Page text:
Report: 14,000 suspected illegal immigrants detained last year

Posted by admin on Jan 11th, 2010

By Kathleen Harris, 11th January 2010, Toronto Sun

OTTAWA — The number of suspected illegal immigrants and criminals detained at the border has soared by 33% in the past five years. Records obtained by the QMI Agency under Access to Information from the Canada Border Services Agency show 14,362 people were detained last year and held an average of 17 days at cost of $200 a day for each detainee, according to data for the 2008-2009 fiscal year. That’s up from 10,774 five years earlier.

From the total, 10,212 were released and 3,696 booted from the country.

“All individuals removed from Canada have been determined inadmissible under our laws,” said Public Safety Minister Peter Van Loan. “The CBSA is responsible for ensuring individuals who are inadmissible to Canada by the courts are removed as quickly as possible.”

Individuals are detained because they are deemed a danger to the public, a flight risk for the immigration process or because they can’t satisfy the officer of their identity.

NDP MP Brian Masse called it a “significant increase” and said added security measures and more bogus refugee claims could be driving up numbers. But a crackdown on certain individuals entering Canada — including those denied on political grounds — could also be at play.

“Is it because we’ve increased the awareness and the services and coverage, or is it because we’ve changed the way we allow people to come in to Canada?” he said.

Liberal MP Mark Holland called the hike “dramatic,” but said it’s tough to know why because the detention process is cloaked in secrecy.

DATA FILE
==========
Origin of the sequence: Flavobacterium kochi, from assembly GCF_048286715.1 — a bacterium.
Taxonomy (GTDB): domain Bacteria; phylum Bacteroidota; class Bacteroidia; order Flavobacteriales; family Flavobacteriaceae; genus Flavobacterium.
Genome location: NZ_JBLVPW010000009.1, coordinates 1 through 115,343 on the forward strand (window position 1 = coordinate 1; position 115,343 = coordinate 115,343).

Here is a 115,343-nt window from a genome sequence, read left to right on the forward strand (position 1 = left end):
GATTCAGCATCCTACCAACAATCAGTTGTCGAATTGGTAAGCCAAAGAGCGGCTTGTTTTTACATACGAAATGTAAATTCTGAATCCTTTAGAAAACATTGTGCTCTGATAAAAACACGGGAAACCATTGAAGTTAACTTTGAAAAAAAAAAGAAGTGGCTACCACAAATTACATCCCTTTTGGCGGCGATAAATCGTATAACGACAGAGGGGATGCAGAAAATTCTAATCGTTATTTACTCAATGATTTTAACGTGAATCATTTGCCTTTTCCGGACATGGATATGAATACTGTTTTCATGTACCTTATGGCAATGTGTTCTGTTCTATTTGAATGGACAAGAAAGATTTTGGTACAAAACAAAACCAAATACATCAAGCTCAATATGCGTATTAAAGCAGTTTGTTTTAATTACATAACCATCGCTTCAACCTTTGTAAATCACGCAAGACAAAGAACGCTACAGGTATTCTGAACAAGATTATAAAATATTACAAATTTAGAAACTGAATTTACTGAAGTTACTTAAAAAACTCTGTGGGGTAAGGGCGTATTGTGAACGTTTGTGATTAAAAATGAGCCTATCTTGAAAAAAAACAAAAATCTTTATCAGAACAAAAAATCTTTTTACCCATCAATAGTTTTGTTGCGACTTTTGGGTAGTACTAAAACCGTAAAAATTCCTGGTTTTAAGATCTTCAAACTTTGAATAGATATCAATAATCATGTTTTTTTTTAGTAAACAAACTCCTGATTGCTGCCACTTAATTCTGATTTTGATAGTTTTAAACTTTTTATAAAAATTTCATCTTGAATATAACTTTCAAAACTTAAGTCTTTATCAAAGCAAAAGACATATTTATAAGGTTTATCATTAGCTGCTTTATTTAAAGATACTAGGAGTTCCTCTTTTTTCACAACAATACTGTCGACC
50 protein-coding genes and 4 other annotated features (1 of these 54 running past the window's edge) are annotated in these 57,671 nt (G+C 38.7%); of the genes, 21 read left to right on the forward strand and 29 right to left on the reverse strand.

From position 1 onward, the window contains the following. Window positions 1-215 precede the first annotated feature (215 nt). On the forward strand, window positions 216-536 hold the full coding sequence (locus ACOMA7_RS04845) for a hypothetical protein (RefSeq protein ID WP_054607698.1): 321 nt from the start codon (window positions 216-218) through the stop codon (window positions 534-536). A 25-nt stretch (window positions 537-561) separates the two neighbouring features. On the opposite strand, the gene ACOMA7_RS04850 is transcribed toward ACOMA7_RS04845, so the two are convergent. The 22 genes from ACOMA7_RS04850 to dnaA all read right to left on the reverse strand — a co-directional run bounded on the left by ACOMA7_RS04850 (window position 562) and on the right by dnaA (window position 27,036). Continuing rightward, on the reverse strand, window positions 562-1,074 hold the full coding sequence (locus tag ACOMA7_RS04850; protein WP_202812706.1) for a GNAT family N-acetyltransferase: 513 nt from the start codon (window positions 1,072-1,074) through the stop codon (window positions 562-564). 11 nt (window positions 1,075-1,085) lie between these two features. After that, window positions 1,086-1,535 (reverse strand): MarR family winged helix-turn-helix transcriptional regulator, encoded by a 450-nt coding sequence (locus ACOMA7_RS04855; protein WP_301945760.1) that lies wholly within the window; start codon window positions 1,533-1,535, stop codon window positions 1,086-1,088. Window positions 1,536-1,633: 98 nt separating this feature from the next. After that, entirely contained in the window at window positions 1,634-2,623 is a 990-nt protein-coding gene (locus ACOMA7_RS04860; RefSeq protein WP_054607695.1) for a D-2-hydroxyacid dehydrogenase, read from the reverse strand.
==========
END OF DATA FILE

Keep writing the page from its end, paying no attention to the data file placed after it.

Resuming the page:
“This process is wholly untransparent, with no ombudsman or oversight agency responsible for keeping tabs on the actions and policies of the CBSA,” he said.

Holland said the lack of a complaint mechanism creates a “huge black hole” in Canada’s security structure, yet the Conservative government has failed to act on past recommendations for a scrutinizing body.

CBSA spokeswoman Patrizia Giolti said the detention and removal process can take up to two years and that most removals stem from immigration warrants for failed refugee claimants. Records note 60% of detainees are held for less than 48 hours.

About 44% were refugee claimants and 6% were minors. About 72% were detained in CBSA immigration holding centres, housed in Vancouver’s 24 beds, Toronto’s 120 beds or Montreal’s 150 beds. A fourth centre for security certificate detainees has six beds in Kingston.

The records say detention is a “last resort” after alternatives are considered, such as terms and conditions for release, a cash bond, third-party risk management or a GPS bracelet.

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